Mongolian Death Worm


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The Mongolian death worm  is an alleged creature reported to exist in the Gobi Desert. It is generally considered a cryptid, an animal whose sightings and reports are disputed or unconfirmed.
It is described as a bright red worm with a wide body that is 2 to 5 feet (0.6 to 1.5 m) long.
The worm is the subject of a number of claims by Mongolian locals, such as the ability of the worm to spew forth an acid; that, on contact, will turn anything it touches yellow and corroded (and which would kill a human); and the ability to kill at a distance by means of electric discharge.
Though natives of the Gobi have long told tales of the olgoi-khorkhoi, the creature first came to Western attention as a result of Professor Roy Chapman Andrews’s 1926 book On the Trail of Ancient Man. The US paleontologist was not convinced by the tales of the monster that he heard at a gathering of Mongolian officials: “None of those present ever had seen the creature, but they all firmly believed in its existence and described it minutely.”
Appearance
The worms are purportedly between 2 and 5 feet (0.6 and 1.5 m) long, and thick-bodied.
In his book “On the Trail of Ancient Man” (1926), Roy Chapman Andrews (an American explorer, adventurer and naturalist who became the director of the American Museum of Natural History) cites Mongolian Prime Minister Damdinbazar who in 1922 described the worm allergorhai-horhai:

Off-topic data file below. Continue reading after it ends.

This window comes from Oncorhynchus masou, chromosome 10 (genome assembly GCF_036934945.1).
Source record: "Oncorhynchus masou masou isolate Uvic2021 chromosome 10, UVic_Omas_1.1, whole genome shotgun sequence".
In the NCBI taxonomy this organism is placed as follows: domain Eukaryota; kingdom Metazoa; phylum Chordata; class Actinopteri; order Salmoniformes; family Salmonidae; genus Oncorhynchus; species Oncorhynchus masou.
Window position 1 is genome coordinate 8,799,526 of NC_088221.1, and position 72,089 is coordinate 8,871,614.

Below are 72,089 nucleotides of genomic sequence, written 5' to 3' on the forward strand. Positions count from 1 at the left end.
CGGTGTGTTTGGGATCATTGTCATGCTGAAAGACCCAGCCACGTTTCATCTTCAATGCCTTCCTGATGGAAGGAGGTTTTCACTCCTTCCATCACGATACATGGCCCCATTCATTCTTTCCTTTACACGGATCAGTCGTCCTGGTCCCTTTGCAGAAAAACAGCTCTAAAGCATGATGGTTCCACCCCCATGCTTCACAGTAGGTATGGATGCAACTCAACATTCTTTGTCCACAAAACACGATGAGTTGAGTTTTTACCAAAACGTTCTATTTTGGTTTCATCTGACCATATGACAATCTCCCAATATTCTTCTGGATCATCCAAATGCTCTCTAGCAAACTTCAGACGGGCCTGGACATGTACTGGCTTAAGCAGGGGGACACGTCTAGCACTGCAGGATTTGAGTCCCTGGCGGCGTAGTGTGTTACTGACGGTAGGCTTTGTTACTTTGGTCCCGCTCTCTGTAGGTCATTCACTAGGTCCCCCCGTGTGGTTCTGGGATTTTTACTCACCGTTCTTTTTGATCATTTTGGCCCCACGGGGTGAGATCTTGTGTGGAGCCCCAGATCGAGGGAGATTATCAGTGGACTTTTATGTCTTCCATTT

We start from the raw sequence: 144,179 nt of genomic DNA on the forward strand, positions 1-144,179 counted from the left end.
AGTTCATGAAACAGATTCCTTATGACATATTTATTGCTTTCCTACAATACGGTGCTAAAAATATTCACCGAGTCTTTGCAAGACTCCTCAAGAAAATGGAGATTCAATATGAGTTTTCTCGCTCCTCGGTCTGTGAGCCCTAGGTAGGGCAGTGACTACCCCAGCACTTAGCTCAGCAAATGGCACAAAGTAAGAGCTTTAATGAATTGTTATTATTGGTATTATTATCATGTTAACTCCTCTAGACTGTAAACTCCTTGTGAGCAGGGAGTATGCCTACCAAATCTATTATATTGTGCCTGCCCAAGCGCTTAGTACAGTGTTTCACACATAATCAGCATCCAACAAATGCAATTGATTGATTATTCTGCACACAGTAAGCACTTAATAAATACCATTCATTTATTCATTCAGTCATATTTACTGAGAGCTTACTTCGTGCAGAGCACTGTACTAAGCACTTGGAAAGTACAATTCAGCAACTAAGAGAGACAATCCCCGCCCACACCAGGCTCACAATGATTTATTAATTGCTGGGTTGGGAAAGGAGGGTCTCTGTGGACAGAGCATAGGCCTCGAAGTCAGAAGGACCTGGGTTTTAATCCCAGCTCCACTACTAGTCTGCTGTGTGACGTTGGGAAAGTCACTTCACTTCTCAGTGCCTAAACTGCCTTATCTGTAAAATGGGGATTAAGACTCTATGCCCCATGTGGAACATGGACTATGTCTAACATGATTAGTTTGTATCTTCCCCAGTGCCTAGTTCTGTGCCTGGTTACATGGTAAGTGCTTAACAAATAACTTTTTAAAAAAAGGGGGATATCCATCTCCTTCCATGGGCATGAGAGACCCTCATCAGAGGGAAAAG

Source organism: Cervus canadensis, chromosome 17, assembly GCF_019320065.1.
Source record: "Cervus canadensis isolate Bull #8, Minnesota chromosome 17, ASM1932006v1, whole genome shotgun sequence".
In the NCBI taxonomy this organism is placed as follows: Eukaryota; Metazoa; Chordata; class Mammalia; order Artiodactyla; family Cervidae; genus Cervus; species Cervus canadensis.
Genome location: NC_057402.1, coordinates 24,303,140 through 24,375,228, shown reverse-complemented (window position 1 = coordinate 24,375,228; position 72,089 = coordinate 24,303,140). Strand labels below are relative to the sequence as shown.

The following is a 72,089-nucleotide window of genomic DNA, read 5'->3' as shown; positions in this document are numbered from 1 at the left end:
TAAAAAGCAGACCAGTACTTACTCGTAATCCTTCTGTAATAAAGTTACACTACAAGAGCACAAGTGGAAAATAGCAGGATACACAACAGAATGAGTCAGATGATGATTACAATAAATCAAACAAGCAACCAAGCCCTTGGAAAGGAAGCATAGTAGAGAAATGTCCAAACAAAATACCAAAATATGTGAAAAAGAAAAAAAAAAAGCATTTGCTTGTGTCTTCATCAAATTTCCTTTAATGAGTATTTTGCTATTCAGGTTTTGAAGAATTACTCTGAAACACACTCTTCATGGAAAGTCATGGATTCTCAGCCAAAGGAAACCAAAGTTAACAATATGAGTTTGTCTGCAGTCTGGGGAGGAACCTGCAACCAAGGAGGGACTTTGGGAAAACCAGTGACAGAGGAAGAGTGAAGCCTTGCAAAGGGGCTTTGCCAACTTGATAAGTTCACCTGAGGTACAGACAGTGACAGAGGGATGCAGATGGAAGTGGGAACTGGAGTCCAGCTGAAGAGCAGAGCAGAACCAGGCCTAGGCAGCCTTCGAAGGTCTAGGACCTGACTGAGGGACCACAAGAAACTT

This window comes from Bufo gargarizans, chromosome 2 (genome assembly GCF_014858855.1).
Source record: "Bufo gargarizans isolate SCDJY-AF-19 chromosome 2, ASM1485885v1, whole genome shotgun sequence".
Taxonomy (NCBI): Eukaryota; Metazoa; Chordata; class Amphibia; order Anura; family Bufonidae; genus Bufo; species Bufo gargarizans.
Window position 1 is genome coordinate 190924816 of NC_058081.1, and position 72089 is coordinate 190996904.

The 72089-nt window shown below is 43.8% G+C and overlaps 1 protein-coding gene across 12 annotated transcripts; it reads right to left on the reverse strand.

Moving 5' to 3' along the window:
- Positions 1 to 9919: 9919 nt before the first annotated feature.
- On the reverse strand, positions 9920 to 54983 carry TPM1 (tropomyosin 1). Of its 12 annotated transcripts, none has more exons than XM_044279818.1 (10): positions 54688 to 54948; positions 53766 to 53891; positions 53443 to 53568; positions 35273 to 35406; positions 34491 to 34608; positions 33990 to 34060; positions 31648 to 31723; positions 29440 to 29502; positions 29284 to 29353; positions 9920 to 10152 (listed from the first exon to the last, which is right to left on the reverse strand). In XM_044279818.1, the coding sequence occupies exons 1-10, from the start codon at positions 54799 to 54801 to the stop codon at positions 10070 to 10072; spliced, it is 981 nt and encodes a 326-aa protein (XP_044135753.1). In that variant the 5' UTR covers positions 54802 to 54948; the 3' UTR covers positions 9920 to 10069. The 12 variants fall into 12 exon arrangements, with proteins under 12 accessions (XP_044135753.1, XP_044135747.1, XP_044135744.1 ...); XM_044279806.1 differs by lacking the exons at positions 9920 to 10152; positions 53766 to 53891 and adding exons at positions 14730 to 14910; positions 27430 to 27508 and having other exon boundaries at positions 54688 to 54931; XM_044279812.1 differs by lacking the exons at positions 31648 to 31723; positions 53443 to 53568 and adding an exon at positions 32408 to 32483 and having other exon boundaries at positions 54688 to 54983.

“It is shaped like a sausage about two feet long, has no head nor leg and it is so poisonous that merely to touch it means instant death. It lives in the most desolate parts of the Gobi Desert…”
In 1932, Andrews published this information again in the book “The New Conquest of Central Asia”, adding: “It is reported to live in the most arid, sandy regions of the western Gobi”. Andrews didn’t believe that the animal was real.
Czech cryptozoologist Ivan Mackerle in his book “Mongolské záhady” (2001) described the animal from second-hand reports as a “sausage-like worm over half a metre (20 inches) long, and thick as a man’s arm, resembling the intestine of cattle. Its skin serves as an exoskeleton, molting whenever hurt. Its tail is short, as if it were cut off, but not tapered. It is difficult to tell its head from its tail because it has no visible eyes, nostrils or mouth. Its colour is dark red, like blood or salami… ”
Habitat and behavior
The worm is said to inhabit the southern Gobi Desert. The Mongolians say that the olgoi-khorkhoi can kill at a distance, either by spraying a venom at its prey or by means of electric discharge. They say that the worm lives underground, hibernating most of the year except for when it becomes active in June and July. It is reported that this animal is mostly seen on the surface when it rains and the ground is wet.
The Mongolians also believe that touching any part of the worm will cause instant death or tremendous pain. It has been told that the worm frequently preyed on camels and laid eggs in its intestines, and eventually acquired the trait of its red-like skin. Its venom supposedly corrodes metal and local folklore tells of a predilection for the color yellow. The worm is also said to have a preference for local parasitic plants such as the goyo.

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